Indians from the seashore. The excessive heat of the
atmosphere was increased by the reflection of the sun's
rays from a naked soil, the thermometer immersed in
which rose to 99 •0°. In the little pools of salt water it
remained at 86'9°, while the surface of the sea in the
port generally ranges from 77"4° to 79'3'^. The first
plant gathered by them was the Avicennia tomentosa,
which is remarkable for occurring also on the Malabar
coast, and belongs to the small number that live in so-
ciety, like the heaths of Europe, and are seen in the
torrid zone only on the shores of the ocean and the ele-
vated platforms of the Andes.
Don Vicente Crossing the Indian suburb, the streets of which were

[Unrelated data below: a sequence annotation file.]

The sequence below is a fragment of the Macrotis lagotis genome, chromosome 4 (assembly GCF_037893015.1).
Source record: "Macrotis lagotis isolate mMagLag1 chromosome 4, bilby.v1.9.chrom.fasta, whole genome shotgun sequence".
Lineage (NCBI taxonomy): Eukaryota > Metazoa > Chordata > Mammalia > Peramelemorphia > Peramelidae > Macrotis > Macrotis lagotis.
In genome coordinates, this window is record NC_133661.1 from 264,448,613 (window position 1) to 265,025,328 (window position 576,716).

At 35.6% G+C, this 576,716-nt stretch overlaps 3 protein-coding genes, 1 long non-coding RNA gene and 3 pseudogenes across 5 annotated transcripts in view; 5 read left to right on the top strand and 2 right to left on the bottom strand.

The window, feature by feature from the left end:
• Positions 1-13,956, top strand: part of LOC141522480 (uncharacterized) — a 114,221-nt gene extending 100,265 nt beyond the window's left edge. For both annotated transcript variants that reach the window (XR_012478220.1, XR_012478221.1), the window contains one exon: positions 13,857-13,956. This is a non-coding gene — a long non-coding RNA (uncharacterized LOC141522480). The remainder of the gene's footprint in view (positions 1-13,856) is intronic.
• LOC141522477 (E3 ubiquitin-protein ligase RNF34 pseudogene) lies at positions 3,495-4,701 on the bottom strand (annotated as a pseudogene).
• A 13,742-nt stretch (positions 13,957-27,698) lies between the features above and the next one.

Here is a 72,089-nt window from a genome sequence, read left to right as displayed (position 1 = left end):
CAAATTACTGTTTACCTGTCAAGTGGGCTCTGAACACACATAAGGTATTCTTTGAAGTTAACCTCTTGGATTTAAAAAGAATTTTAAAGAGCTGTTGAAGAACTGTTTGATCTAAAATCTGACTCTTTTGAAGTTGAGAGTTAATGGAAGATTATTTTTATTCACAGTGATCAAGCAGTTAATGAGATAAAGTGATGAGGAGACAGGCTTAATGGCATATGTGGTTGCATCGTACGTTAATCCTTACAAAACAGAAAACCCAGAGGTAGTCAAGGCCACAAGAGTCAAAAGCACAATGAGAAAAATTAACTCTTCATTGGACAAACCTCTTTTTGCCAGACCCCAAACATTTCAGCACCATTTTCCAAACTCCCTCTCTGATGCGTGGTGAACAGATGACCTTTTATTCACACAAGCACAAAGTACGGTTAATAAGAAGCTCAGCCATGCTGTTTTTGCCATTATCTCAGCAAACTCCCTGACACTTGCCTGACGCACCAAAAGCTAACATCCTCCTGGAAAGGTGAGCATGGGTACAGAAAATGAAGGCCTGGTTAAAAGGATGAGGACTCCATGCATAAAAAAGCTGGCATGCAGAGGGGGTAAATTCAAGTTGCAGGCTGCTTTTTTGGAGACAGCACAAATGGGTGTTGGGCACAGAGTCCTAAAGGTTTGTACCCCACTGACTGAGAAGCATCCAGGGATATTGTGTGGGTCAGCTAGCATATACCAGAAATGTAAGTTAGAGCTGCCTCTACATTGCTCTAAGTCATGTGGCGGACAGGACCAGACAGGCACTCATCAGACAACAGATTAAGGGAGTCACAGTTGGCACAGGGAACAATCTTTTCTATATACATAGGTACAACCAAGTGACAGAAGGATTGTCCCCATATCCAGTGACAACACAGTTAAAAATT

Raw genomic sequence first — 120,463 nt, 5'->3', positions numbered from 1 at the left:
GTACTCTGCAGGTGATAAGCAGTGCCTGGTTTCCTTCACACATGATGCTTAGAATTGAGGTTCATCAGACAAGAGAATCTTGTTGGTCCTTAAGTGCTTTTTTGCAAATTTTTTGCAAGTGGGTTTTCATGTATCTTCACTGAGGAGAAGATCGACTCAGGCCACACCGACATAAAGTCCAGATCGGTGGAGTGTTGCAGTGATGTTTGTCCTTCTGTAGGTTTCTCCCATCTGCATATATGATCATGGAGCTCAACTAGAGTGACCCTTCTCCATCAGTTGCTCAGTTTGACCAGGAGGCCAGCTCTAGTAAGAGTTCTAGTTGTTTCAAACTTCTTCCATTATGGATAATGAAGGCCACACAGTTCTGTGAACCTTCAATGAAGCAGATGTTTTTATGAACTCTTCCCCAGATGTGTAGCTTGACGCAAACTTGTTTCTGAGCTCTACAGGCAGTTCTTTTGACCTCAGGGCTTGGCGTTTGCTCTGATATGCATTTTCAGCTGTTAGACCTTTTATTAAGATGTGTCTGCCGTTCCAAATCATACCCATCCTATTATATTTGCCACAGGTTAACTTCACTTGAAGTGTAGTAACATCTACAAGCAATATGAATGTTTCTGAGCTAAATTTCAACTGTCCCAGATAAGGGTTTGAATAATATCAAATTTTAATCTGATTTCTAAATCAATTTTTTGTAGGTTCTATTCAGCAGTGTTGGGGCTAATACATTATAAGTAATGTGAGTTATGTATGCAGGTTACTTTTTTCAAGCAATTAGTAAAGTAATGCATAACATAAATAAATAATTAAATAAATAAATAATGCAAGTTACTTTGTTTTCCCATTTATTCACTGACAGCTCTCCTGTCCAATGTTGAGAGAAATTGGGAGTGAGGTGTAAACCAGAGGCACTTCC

mparau. ^,^^^, j^^,^^^^ ^]^^y ^^.^^.^ conducted by the captain of the
I'izarro to the governor of the province, Don Vicente
Emparan. who received them with frankness ; expressed



STATE OF THE SICK. (]\

his satisfaction at the resolution which they had taken chap. V.
of remaining for some time in New Andalusia ; showed j, ~T"
them cottons dyed with native plants, and furniture
made of indigenous wood ; and surprised them with
questions indicative of scientific attainments. On dis-
embarking their instruments, they had the pleasure of
finding that none of them had been damaged. They
hired a spacious house in a situation favourable for as-
tronomical observations, in which they enjoyed an agree-
able coolness when the breeze arose, the windows being
without glass, or even the paper panes which are often
substituted for it at Cumana.

The passengers all left the vessel. Those who had Recovery of
been attacked by the fever recovered so very slowly, ^^^ ^'^^
that some were seen a month after, who, notwithstanding
the care bestowed upon them by their countrymen,